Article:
Sunken Greek City Predates Plato’s Tale of Atlantis

October 17, 2009

(ChattahBox)—A lost city beneath the sea in Southern Greece, has rewarded explorers with ancient historical artifacts and a glimpse of the ruins of a once wealthy settlement, which is thought to be 5,000 years old. The artifacts from the ruins of the city date back from 2800 to 1200 BC, making it the oldest known sunken city in the world.

The sunken city covers 30,000 square meters of shifting sands underneath the ocean near southern Peloponnese. The city known, as Pavlopetri was probably flooded by the the sea around 1000 BC.

The sunken City of Pavlopetri was first discovered by a British oceanographer about 40 years ago, but recent advances in digital technology made it possible to survey the actual ruins of the settlement.

The digitally enhanced exploration discovered an undersea world of buildings, courtyards, main streets, rock-cut tombs and religious structures.

The archaeologists also were rewarded with thousands of shards of pottery, dating back to the end of the stone age.

Evidence of a ruined monumental rectangular hall, led the explorers to conclude that the ancient Mycenaean settlement was inhabited by wealthy citizens.

Marine geologists believe the lost city was most likely overcome by the sea, from a combination of sea level changes and disturbances caused by earthquakes, or a tsunami.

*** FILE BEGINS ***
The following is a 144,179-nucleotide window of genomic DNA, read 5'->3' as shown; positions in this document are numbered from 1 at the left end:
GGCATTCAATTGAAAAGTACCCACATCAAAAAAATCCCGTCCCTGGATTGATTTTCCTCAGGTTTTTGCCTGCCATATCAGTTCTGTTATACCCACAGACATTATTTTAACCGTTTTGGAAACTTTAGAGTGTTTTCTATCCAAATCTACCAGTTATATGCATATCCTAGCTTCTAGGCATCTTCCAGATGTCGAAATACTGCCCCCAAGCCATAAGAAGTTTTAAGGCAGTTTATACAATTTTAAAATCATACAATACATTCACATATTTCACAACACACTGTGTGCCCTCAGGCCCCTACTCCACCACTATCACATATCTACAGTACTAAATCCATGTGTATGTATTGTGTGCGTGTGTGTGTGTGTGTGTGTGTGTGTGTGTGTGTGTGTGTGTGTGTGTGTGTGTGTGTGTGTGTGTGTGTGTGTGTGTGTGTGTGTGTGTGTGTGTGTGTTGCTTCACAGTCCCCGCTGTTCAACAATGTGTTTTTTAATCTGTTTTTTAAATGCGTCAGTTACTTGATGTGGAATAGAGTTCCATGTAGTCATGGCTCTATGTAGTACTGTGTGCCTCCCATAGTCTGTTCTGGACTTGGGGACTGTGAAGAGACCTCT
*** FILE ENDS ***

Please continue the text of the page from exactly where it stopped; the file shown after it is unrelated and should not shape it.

The submerged city of Pavlopetri predates Plato’s mythical story of Atlantis, possibly providing inspiration for his tale that continues to inspire undersea explorers thousands of years later.



One Response to “Sunken Greek City Predates Plato’s Tale of Atlantis”

  1. Richard Welch on February 2nd, 2010 9:41 pm

    Interesting find, but assuredly not the inspiration for Atlantis. Plato plainly states that the legendary tale came from the Egyptians who stated that Atlantis was outside the Strait of Gibralter, facing the region of Gades (Cadiz). In truth, Atlantis was a super-volcanic island off Portugal that exploded and sank in the 17th century BC. (See Roots of Cataclysm, Algora Publ. NY 2009.)

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